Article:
Mike Huddleston (“GEN13″, “THE COFFIN”), the artist behind “BUTCHER BAKER, THE RIGHTEOUS MAKER” talks about the world he has teamed up with writer Joe Casey (“UNCANNY X-MEN”, “ADVENTURES OF SUPERMAN”) to create. Published by Image Comics, “BUTCHER BAKER, THE RIGHTEOUS MAKER” gives us a NEW superhero that stands out in a genre full of the ridiculously old and played out crime-fighters that should have hung up their capes long ago. You may be reading this wondering “Doesn’t Johnny_Trouble know that this is a horror website and this isn’t a horror comic?” I can assure you I know that, and this interview has nothing to do with horror, this has everything to do with awesome. Read on boys and girls, and see what I mean.
EDITOR’S NOTE: The Following Interview Is Uncensored, Contains Strong Language, Some Story Telling, A Dash Of Insanity, And Two Guys Talking About Comics. Johnny_Trouble: “Mike, thank you for agreeing to this interview, now that you have bought the ticket, it’s time to take the ride. “BUTCHER BAKER, THE RIGHTEOUS MAKER” is a series that follows Butcher Baker, a superhero that loves his vices, and unapologetically busting skulls. I love the series, and that’s why you and I are here to discuss your Art. Yes, I am going by Joe Casey’s definition of Art, it’s the rules. Wait… fuck the rules. Let’s face it, you two have made something out of thin air. Call it Art, or call it art, I don’t care. But I wanted us to talk.
This series brings a wide variety of color schemes to the table, anything from black and white to full color depending on the panel, and these different schemes can change based on who is in the panel, the mood behind it, and whether or not it’s a memory. Can you explain the purposes behind this?”
Mike Huddleston: “Well, the idea at first is just to make something that is exciting to look at, and beyond that only about 50% of these decisions are something I could rationally explain. When I first read a script I see the scenes and usually there is a style attached to them already- so it’s immediately a kind of a mix-tape of influences. If there is a car chase I might see it the way it would look in The Fast and The Furious, but if there is a giant monster in a city of course that’s going to look like an old Godzilla movie. So much of it is just personal associations. Some of it’s subconscious. Already there have been a couple theories put forward about the art in reviews of Butcher that have made me go back to look at the book and ask “Was I actually doing that?” Maybe I was… who knows? The other side of these choices is the reality that this is a book for an independent publisher, which means little money and not much time- so the option of lavishly painting every page just isn’t there. A book like this has to be made with much more of a Grindhouse ethic where you are creating very quickly, putting up your big scenes where you can and finding creative solutions for everything else. It’s the old quote “art thrives under limitation”.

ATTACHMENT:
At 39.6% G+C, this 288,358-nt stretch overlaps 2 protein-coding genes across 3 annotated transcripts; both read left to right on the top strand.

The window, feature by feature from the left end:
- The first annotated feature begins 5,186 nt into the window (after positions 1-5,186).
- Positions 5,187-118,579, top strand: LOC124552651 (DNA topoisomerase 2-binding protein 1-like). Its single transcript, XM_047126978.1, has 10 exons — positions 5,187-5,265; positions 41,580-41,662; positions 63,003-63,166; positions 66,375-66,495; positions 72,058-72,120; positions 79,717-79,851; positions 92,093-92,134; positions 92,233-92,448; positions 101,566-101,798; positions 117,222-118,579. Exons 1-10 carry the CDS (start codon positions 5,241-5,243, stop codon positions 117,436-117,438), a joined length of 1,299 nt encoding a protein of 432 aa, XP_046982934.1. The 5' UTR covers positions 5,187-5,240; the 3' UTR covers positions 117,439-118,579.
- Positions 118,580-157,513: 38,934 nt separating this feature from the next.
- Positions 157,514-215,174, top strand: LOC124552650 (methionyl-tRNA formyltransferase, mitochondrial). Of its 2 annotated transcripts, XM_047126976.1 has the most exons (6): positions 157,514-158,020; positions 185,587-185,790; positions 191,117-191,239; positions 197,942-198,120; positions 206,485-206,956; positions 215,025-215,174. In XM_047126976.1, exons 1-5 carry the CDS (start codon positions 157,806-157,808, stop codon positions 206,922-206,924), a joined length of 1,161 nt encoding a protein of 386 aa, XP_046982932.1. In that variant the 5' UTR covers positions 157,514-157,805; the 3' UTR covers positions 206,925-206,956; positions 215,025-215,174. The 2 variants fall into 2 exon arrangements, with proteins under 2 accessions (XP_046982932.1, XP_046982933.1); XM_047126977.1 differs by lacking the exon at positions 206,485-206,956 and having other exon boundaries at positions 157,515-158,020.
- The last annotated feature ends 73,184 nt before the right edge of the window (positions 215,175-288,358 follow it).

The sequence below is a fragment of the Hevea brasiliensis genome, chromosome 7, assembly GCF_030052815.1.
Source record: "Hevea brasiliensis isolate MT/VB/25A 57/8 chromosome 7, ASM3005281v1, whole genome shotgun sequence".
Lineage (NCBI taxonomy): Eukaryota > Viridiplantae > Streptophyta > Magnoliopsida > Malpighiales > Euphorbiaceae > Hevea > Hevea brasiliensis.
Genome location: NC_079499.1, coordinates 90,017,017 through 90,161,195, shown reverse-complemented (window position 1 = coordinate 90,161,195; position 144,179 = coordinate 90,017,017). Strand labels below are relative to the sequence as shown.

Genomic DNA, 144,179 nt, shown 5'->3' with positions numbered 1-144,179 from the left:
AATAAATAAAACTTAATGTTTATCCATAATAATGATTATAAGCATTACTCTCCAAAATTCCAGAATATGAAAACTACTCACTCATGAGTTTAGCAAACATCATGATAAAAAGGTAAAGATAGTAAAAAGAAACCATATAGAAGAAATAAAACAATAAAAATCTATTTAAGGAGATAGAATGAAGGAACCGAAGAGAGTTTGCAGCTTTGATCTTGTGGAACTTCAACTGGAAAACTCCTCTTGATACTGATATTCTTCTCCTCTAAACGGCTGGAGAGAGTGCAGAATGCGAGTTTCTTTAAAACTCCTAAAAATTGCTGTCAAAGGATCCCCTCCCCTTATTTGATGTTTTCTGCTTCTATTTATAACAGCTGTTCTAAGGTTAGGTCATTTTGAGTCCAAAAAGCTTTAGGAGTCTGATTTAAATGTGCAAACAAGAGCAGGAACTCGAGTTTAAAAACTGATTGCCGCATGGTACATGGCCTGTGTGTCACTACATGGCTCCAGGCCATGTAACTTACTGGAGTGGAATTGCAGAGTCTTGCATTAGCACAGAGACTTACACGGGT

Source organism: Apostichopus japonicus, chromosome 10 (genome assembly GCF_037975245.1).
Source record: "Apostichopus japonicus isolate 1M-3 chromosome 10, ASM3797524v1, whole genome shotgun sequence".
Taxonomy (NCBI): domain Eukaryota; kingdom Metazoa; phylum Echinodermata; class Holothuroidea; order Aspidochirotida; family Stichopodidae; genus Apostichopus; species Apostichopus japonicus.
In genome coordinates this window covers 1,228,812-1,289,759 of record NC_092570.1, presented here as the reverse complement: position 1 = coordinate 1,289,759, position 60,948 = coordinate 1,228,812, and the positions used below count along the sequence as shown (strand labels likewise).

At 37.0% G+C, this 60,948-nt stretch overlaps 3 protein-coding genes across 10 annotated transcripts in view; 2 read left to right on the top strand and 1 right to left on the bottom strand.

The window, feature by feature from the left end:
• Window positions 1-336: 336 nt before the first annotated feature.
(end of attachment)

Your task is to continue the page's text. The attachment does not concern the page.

Johnny_Trouble: “Were there any sources of inspiration you drew from when creating the art for the series?”
Mike Huddleston: “Yeah, that’s a tough one. When you are creating something everything you are thinking and watching finds it’s way in to your work somehow. Some very specific influences so far in Butcher are old b/w manga, Chip Kidd’s “The Art of Charles M. Schulz”, Tex Avery cartoons, Wacky Races, and probably about 100 designers or artists. A more general influence weirdly was the film/doc “The September Issue”. The specific subject of the film wasn’t so important, but the big theme I liked was this look at the fashion industry as a business that relies on constant creative innovation. These designers have to have a new line of work every year, and it has to be different than what they did last year. They are looking for NEW things, which I think is a drastic contrast to the comic book industry. Most comic book readers aren’t crying out for change. The vast majority of readers want stories about characters who have been around for 50 years, and they want to see those stories presented in basically the same way they have been for the last 50 years….. okay, ranting aside, this is just a roundabout way of saying that this film put me in the mindset of shooting for an audience that would be excited to see something different. Hopefully those people are out there.
Another general influence is what is in my mind a school of artists that includes Dave Mckean, Bill Sienkiewicz, Ashley Wood, etc. These guys already laid the groundwork for telling stories in this freewheeling manner letting different styles collide from page to page. For me, I think of this as almost a Rashomon art style, where you will see scenes and characters presented in different and contrasting ways. What I am curious to see, is if all these differing snapshots of the characters in Butcher will at the end add up to be a big picture for the reader, or if it will just be confusing.”